It's unthinkable that when you send your child off to school you would ever receieve a call such as those parents in Newtown, CT did on December 14th. It's a parents worst nighmare. My heart aches for those families, as I know everyone's does. As a parent or one who works with children, you may face difficult questions. It is important that you address the topic with your child even if they don't bring it up - they most definitely have heard about it. The way children process emotions connected with tragedy is through questions, play, art, and talking through their own thoughts and feelings. By providing the platform for your children to discuss their thoughts, fears and feelings you can help prevent them from manifesting into anxiety or other challenging behaviors.
Here are some guidelines on talking to your child about the events that occurred at Sandy Hook Elementary School and any other tragedies:
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1. Use the "ACT" model to discuss the topic with your child:
A - Acknowledge the event and the feelings that your child may have around hearing of the shooting. By acknowledging it, you provide the opportunity for them to share their thoughts and feelings, some which may be extreme or incorrect. This provides you an opportunity toget a pulse on how it's impacting them.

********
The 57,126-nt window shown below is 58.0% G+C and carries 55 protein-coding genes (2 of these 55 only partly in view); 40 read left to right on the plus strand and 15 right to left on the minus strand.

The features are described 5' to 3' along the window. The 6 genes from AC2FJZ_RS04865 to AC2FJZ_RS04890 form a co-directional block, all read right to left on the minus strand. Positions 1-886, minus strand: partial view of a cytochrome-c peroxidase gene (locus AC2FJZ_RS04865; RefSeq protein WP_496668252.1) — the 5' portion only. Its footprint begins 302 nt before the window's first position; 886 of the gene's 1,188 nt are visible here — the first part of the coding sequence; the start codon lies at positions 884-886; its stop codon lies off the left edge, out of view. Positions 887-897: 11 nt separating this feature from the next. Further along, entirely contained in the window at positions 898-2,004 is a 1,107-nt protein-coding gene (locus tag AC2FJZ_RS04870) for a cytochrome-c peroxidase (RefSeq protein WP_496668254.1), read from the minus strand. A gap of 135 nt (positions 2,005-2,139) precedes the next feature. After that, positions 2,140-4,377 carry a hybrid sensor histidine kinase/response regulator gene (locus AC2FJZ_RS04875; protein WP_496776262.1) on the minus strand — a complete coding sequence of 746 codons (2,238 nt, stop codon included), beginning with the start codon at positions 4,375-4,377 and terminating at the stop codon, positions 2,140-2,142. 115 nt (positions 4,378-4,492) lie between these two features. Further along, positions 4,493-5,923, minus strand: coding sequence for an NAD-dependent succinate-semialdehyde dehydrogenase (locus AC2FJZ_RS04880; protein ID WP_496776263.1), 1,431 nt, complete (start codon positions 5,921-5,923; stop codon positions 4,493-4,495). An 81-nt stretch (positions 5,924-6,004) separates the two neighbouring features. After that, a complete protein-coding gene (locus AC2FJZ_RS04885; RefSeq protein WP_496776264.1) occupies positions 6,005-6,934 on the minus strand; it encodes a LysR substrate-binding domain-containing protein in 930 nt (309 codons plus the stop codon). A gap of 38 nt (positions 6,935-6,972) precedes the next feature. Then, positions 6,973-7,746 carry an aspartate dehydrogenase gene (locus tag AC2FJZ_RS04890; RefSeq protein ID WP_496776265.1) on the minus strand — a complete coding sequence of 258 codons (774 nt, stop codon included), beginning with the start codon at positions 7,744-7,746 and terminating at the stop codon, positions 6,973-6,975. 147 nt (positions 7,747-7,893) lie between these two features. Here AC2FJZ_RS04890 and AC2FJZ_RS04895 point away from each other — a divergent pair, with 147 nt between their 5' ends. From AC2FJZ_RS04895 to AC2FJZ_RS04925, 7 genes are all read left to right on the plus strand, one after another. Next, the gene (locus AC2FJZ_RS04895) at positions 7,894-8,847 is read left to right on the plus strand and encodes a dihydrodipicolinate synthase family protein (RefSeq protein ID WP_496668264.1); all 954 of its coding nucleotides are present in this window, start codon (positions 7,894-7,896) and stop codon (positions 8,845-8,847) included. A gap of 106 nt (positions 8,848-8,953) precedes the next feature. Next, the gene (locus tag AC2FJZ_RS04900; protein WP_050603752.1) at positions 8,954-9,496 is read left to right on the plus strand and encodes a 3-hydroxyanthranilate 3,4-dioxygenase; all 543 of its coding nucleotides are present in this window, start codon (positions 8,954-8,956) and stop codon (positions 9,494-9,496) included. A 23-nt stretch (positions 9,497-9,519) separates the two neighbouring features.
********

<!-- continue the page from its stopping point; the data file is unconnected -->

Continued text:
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C - Convey a message of safety and protection. Children of all ages look to their parents for safety and security. Let them know that you and all those around them are always making their safety a number one priority. Also communicate honestly, that you don't understand why this happened and that it is hard to make sense of it. It's okay to express your sadness around the event, but don't let it create overprotection or increased anxiety for you. Your child picks up on your unspoken communication and will recognize and feel it if they notice you becoming highly anxious.
T - Talk to your children about the events in a developmentally age appropriate manner. Don't let younger children watch the news stories that go into great detail and provide too much information that is not necessary for them to hear and see. Rather then watch the news stories, keep the TV off and talk to them about the event. Ask them what questions or concerns they have. For older children use this as an opportunity to discuss their opinions around the topic. You can talk to your children about ways they may help support these families, ideas they have about what they can do to care for others they don't know but whose lives have been drastically affected by this. Helping them identify some way they can contribute can be a meaningful way to turn fear into compassion and caring.